WEST ORANGE, NJ – The West Orange Township Council voted 4-1 last week to approve a plan allowing the West Orange Police Department (WOPD) to have access to the Neighbors App Portal associated with “Ring,” a video doorbell surveillance system owned by Amazon.

Prior to the council’s vote, West Orange Chief of Police James Abbott was surprised at the amount of opposition that he heard from members of the public.

“To be honest with you, I thought this thing would fly right under the radar,” said Abbott, adding that, to his knowledge, other towns that use this service have not had any issues.

Sign Up for West Orange Newsletter
Our newsletter delivers the local news that you can trust.

Abbott explained that the partnership between the WOPD and Ring revolves around the Neighbors App, which is a portal through which private citizens could voluntarily share their recorded videos with others in their neighborhood.

“We [the WOPD] have access to it by this Memorandum of [Understanding],” said Abbott, explaining that residents who own a Ring doorbell do not have to share their recorded videos to the portal. “They can have a Ring doorbell and not join this portal in their neighborhood, which has a geofence just limited to their neighborhood; it’s not the whole town.

“They can join [the portal] or they can not join. If they choose to join, they can upload [to the portal] or they cannot upload. It’s not automatic; there’s no facial recognition involved.”

Elizabeth Redwine was among the many residents who expressed concern about this use of Ring doorbells because they believe that Ring will “create a platform for the police to survey activity without connection to a specific report of a crime.” Redwine continued that this is different from a an “individual calling the police and reporting a crime.”

“This would mean our community [is] participating in a platform that really does—and I’ve read many articles about this—proliferate bias while also implicitly endorsing Amazon and their products,” said Redwine.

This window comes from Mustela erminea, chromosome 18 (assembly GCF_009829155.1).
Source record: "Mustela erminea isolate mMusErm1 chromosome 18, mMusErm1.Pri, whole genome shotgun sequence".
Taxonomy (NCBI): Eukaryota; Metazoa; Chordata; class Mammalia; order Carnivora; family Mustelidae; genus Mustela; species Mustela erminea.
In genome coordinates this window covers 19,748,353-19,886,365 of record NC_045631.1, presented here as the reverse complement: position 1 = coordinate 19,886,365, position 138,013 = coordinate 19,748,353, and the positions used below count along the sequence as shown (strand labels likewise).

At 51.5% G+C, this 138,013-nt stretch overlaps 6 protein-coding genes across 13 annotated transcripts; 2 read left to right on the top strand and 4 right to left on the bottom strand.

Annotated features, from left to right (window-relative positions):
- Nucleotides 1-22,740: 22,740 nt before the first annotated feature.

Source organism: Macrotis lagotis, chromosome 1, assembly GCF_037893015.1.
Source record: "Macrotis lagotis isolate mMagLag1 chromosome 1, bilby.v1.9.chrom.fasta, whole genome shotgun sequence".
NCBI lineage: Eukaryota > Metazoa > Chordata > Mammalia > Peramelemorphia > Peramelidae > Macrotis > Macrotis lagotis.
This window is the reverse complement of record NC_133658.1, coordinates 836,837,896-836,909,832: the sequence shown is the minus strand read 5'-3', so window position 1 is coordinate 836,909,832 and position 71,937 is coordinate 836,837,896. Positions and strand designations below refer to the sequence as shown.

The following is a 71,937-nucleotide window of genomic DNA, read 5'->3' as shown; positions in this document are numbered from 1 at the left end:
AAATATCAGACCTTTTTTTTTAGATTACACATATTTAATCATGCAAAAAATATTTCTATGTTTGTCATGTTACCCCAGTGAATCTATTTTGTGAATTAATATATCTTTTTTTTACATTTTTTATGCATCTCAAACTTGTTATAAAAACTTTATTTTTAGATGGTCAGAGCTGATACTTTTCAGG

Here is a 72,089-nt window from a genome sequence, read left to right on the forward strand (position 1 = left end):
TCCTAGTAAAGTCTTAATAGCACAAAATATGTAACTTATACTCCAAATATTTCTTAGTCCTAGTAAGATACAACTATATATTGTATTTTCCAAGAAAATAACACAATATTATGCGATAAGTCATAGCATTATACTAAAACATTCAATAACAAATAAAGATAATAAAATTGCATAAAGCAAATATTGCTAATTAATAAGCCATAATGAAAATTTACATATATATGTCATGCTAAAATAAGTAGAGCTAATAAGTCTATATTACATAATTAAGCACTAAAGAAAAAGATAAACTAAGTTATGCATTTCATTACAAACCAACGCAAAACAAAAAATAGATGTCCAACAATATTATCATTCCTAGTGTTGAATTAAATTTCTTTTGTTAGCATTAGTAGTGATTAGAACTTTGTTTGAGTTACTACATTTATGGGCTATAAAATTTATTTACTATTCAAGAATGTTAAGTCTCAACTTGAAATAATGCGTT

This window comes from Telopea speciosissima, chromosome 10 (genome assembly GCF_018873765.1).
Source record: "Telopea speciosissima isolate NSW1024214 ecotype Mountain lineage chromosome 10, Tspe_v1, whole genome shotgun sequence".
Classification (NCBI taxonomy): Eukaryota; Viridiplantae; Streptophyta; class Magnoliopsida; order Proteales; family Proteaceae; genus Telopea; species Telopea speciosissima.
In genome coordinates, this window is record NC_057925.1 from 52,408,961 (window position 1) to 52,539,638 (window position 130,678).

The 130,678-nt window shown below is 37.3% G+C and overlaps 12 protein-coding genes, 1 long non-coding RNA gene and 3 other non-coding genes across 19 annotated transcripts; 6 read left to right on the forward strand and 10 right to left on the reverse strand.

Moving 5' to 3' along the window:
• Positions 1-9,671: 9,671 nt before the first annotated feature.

Resident Khabirah Myers—who likened the police’s access to the Neighbors App portal to a “fourth amendment search without a warrant”—requested that the council reject the resolution until more research could be done to “ensure adequate oversight and transparency of this partnership.”

“The data collected by Amazon and company will be used for marketing purposes and/or sold to other corporations thus monetizing our police department,” said Myers despite the portion of the Memorandum of Understanding that states, “At no point shall either party receive compensation from each other as a result of this program.”

Resident Mark Myers countered the negative comments by saying that use of Ring surveillance footage by the police cannot be inherently racist because “it can only be racist in the hands of a racist.” He added that opposing the use of the portal would imply that the “citizens of West Orange are going to use it for racism,” which he disagreed with.

After listening to public comment, Councilwoman Cindy Matute-Brown, who was the sole no-vote and admitted to owning a Ring doorbell, also expressed concern about the portal.

“I don’t have the privilege of feeling comfortable in my own skin as some of my council colleagues do,” said Matute-Brown, explaining that there have been instances where she, her husband, and even her son, have been profiled due to their appearance. “I am not going to participate in circumstances endangering both the lives of our police officers and our residents because someone fits the description. I don’t want to have any more ‘Trayvon Martins’ on our hands or ‘Tamir Rices’ or ‘Michael Browns.’”

Matute-Brown also expressed that she would personally feel uncomfortable sharing videos to the portal.

In response, Abbott reminded the public that participating in the portal is completely voluntary and that the WOPD is not endorsing Ring or Amazon.

“We’re going to endorse this portal as a good mechanism for crime prevention,” he said.